I’m trying to imagine myself as a pasty-faced superheroine–Anemic Woman!–battling vampires with cast-iron skillet and chimichurri (having learned fresh parsley is highly ferrous, I’m putting chimichurri on everything and calling it “Iron Sauce”). All this mythologizing, however, takes a lot of vim, and I’m tuckered out. I really enjoyed visiting Kenyon last week, and I’m delighted to be reading at the Taubman at Roanoke this Sunday at 2 pm , but I’m finding I have to spend energy cautiously. My hemoglobin levels were pretty low a couple of weeks ago, and it takes six weeks to make a new red blood cell, so all I can do is behave virtuously now and trust I’ll feel the difference in late May sometime. Even the morning walks Chris and I usually depend on are hard to manage–the littlest incline makes me lightheaded, and this is not a flat town. It’s frustrating to be sitting out some of our loveliest weather.
My experiences with chronic illness have been small potatoes, really (also good with chimichurri). But I can remember the first extended, taxing illness–gallstones at twenty-two, which took a while to diagnose–and how differently that experience colored the world. I would walk down the street carrying my own secret worry, looking at strangers’ faces, and marvel: all these people could be in terrible pain, and I wouldn’t even know! That’s true of grief and depression, too–before they debilitate you, they can be utterly invisible. It’s one of the few good things about pain, I guess, that it can teach compassion. I’m better than I used to be at taking a deep breath, when someone infuriates me, and reminding myself: I don’t know the whole story. There is a lot of suffering out there.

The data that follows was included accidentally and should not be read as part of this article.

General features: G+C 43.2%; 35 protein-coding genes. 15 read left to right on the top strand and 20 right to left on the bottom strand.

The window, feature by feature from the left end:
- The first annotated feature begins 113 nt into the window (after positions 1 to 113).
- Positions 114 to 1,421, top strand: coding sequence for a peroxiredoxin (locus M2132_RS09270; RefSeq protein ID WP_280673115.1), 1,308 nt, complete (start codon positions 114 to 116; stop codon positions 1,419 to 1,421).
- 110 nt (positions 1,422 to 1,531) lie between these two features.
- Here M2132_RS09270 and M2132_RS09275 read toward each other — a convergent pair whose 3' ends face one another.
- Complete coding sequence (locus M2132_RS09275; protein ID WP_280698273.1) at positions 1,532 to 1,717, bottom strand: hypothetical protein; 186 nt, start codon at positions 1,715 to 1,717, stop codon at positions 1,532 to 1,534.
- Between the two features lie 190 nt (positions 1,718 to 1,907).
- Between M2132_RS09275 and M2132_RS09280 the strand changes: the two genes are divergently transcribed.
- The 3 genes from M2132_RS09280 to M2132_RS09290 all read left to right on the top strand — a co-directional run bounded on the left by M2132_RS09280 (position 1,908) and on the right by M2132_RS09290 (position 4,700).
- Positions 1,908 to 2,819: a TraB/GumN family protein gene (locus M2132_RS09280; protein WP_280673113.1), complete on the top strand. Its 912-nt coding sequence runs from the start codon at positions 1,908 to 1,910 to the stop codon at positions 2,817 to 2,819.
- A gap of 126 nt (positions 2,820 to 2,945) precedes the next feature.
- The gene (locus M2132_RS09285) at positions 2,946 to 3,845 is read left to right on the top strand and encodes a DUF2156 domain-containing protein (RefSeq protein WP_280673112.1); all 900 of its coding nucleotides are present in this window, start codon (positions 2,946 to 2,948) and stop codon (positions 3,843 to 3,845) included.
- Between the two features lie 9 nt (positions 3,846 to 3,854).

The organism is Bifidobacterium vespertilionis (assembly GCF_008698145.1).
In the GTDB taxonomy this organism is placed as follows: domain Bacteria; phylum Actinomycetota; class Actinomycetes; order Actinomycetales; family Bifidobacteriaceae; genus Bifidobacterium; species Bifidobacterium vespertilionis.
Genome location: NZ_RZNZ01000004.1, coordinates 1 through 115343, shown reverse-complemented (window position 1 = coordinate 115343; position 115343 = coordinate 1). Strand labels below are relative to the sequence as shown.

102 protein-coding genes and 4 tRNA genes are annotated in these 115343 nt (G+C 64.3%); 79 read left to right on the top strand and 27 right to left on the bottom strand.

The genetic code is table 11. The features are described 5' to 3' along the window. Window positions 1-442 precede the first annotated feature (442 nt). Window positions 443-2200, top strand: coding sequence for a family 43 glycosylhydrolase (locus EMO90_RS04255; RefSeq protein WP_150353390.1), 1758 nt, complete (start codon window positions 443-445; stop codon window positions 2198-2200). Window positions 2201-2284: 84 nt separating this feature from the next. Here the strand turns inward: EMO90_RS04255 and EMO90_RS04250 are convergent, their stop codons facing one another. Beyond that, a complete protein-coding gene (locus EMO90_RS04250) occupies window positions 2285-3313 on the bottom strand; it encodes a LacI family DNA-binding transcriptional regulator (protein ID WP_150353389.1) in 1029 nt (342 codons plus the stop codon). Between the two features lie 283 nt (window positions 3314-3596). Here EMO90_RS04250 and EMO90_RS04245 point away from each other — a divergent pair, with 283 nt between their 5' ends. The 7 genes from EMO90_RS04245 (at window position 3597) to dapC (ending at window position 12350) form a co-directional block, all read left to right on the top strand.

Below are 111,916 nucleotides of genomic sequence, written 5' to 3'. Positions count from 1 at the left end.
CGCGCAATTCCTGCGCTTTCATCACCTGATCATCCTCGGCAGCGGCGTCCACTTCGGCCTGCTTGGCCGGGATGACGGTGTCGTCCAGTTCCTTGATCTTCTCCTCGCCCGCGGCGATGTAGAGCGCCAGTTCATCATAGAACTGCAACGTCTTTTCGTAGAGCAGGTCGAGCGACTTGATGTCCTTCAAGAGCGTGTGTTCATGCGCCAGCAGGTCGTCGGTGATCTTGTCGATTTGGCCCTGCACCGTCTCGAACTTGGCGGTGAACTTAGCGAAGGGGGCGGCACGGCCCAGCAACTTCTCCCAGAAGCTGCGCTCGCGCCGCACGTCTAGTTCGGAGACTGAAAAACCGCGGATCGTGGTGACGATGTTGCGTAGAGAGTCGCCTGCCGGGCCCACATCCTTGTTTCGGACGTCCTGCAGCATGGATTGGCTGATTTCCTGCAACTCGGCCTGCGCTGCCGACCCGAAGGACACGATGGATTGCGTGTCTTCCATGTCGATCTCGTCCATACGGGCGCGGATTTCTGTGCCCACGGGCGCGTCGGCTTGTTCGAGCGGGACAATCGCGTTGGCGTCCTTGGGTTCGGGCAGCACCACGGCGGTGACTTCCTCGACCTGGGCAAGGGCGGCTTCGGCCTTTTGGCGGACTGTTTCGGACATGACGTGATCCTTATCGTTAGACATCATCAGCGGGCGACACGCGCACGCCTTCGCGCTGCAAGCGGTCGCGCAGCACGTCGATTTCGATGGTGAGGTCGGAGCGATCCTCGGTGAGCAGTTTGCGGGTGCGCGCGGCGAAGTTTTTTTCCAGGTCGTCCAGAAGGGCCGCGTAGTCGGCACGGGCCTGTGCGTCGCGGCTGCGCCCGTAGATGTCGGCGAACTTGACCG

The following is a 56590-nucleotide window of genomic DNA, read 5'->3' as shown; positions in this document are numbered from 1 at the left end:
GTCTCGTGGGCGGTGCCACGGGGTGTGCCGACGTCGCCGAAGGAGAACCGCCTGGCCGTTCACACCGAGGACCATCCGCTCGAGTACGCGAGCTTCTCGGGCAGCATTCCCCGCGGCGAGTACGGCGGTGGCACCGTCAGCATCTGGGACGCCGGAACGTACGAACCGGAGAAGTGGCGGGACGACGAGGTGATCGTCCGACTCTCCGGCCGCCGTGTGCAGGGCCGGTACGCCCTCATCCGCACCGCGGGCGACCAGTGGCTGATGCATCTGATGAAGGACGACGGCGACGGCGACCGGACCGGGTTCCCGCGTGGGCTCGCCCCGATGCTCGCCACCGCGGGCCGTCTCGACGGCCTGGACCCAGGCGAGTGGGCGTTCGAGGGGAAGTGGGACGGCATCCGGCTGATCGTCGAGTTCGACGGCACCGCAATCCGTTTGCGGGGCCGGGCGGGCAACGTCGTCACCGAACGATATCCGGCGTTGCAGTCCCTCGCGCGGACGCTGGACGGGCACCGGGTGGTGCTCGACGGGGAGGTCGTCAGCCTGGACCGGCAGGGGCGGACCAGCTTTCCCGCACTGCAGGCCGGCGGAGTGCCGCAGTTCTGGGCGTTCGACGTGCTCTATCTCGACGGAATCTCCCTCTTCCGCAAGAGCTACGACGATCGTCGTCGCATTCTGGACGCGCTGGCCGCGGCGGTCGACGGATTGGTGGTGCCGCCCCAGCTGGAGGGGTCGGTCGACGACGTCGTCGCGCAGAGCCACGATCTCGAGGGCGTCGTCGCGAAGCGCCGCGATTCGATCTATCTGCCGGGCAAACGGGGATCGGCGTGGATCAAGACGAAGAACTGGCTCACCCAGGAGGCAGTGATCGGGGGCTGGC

I’m better at compassion, mind you. I didn’t say I was good at it. That’s why it’s so wonderful when, instead of simply taking out her troubles on you, someone tries to explain them. Check out this poem and blog by Molly Spencer, for example, about the unpretty side of being a parent. Her frankness makes me grateful.
Some secrets, I suppose, may be better kept in darkness. For example, I had a perfectly good post-op visit with a doctor today, who cheerfully announced all my biopsy results were clear. She also–bless her heart–keeps giving me glossy photographs of the inside of my uterus before and after surgery. “Look how red and beefy it was,” she sighs. “You can post these on social media, if you want.” Um, no thanks. Truthfully, dear reader, wasn’t that beef image delivered verbally already TMI?
“Don’t get ambitious,” she then said, when I asked whether exercising was okay (I’d read some alarming things about overworking the heart when hemoglobin’s low). Slow to moderate. These are not words a writer wants to live by as her sabbatical draws to a close and brain fog hovers.
But I’m doing my best to be (imagine my wince here) moderate. Slowly reading and revising the novel I drafted last December and January, with even a nap here and there. The protagonist, a department head and mother of teenage twins, amazes me with all her chores and worries and plot twists. Who put her on such a grueling schedule, anyway? That poor woman deserves some rest.
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I imbibe words and consume past minds. As a result, I often awake next to strange sentences and forgotten meanings.
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